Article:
I strongly suggest that if you have spent the time and effort to write a really good book, why oh why would you cop out in the end and give us a slap dash cover? I know you’re following the myth from the beginning of this blog…hey my book shouldn’t be judged by the cover. It’s what’s on the inside that counts. And just how many fat dudes are on the bachelor?

Remember, a great cover isn’t enough, you have to deliver, you might get someone once with a cool cover, but they will remember and if your book only seduced and didn’t live up to the promise then most likely they won’t be reading your next book.

AND PLEASE DO YOURSELF A FAVOR…this one is crucial.
Don’t use template covers! I went on Lulu once to look at novels in my genre to see what I might be up against. Do you know how many books I saw with a White Rose dripping in blood there were? I saw at least twenty. Don’t think your title is so amazing it sets you apart from everyone else. It doesn’t. Don’t be afraid to try making your own cover, go online to Deviant Art, there are a gazillion talented artists on there who would love to do a cover for a book, some might even do it for free. You’re a professional now, be professional, be prepared to pay someone for his or her work after all you want to be paid for yours.
BTW I’m not knocking people who have used template covers, I think sometimes they don’t realize how many others are using the very same template or stock photos. Even after all my planning, the one stock piece I used in my cover, I’ve seen on 3 other books. My next book will have no stock images in it at all. Even I am still learning too.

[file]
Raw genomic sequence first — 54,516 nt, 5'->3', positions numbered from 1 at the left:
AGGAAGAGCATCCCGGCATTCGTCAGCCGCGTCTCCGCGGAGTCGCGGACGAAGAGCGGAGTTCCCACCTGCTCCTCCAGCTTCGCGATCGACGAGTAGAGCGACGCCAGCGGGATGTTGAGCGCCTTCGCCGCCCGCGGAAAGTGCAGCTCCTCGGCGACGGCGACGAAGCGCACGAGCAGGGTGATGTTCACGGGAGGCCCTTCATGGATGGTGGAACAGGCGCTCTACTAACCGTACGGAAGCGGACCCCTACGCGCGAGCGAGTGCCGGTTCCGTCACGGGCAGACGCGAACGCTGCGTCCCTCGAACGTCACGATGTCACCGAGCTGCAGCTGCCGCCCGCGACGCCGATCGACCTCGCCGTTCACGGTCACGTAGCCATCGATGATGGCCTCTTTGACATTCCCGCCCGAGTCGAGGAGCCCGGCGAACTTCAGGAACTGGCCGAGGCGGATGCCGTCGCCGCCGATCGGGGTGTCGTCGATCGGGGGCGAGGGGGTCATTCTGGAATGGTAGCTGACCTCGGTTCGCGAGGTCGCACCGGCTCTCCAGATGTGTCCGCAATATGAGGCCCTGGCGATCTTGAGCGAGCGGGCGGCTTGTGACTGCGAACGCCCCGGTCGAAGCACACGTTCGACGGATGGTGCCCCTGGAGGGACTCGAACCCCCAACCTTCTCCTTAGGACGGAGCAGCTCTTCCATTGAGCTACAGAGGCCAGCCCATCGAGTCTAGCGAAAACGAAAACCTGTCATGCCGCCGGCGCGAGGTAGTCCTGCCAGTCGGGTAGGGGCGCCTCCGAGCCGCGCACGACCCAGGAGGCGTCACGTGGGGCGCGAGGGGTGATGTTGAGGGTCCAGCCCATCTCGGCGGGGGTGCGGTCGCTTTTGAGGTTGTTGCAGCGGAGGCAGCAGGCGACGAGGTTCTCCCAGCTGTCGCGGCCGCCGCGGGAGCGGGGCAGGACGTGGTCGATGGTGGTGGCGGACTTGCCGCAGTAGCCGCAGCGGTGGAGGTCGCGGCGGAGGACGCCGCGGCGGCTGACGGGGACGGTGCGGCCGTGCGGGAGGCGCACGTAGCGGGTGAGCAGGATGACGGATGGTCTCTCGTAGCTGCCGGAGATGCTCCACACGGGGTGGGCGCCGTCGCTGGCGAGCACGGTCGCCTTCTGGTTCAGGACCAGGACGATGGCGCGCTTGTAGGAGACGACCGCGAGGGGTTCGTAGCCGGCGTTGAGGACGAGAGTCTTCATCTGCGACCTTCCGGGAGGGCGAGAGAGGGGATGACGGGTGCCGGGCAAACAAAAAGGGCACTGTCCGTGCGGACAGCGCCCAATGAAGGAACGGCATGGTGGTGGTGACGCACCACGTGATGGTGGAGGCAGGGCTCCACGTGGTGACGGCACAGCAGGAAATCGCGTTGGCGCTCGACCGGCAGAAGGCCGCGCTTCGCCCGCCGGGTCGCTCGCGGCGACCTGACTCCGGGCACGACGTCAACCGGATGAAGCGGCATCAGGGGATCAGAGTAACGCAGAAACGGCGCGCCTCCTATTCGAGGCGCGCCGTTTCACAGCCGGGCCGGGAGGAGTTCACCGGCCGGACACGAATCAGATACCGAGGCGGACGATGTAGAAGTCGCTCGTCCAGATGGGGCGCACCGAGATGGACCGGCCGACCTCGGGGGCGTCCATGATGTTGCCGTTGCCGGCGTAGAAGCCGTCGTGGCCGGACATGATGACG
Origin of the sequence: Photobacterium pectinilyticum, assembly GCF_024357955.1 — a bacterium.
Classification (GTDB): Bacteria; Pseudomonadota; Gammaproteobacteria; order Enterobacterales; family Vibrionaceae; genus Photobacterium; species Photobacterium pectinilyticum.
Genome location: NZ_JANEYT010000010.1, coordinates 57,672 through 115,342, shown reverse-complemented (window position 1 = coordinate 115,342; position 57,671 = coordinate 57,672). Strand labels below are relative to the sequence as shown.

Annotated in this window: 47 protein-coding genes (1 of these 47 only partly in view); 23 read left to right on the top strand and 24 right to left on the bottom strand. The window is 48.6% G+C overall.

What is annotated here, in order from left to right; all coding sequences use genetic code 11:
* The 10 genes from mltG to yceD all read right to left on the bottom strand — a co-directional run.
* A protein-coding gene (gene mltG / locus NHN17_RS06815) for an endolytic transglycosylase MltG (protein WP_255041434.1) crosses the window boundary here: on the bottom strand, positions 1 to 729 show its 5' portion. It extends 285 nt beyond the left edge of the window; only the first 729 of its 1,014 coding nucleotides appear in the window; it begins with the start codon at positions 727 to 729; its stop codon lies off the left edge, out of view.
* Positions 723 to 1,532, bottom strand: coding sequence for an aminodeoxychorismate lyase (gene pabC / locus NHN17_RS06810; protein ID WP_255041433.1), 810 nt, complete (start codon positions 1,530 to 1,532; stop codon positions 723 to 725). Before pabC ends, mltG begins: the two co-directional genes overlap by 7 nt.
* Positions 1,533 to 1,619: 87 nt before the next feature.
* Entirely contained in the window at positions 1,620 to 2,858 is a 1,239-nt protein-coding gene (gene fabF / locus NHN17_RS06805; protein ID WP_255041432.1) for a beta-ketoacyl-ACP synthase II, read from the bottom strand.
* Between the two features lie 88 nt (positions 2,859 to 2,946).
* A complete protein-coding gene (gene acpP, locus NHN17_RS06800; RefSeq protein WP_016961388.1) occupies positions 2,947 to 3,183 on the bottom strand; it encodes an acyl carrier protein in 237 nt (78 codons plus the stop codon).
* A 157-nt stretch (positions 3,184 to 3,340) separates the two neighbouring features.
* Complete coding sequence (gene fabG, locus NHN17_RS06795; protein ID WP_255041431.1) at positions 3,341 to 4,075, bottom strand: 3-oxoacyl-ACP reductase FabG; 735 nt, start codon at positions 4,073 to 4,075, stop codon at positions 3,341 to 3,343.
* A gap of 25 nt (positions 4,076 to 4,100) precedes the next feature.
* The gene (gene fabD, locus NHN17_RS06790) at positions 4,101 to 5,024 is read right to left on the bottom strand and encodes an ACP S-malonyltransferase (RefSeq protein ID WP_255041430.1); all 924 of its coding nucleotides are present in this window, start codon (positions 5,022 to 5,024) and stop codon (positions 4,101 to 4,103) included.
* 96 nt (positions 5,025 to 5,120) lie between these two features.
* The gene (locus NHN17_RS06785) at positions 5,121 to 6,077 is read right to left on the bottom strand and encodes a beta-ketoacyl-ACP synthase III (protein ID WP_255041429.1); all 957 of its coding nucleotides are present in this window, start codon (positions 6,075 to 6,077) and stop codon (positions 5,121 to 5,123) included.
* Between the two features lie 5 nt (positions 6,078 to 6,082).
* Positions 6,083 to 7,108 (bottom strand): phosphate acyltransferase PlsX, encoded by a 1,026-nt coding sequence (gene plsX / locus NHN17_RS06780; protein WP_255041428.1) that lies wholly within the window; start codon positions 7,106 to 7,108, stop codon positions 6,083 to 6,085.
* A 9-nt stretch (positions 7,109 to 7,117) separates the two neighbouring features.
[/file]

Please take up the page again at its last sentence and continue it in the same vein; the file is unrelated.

In closing: Do your own work. Or find someone who does what you are not prolific at yet. Check out Deviant Art. Learn Photoshop. Remember your cover has YOUR name on it! Give people a reason to want to remember your name. Don’t just seduce us…deliver on your promise.

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4 thoughts on “A Promise ~ Or Just A Seduction?

  1. I agree completely. I’m still waiting on finals to see what my cover will hold in the end, and I do hope I’ve delivered on the inside. If not, I’ve written book two already so I might be in trouble :(.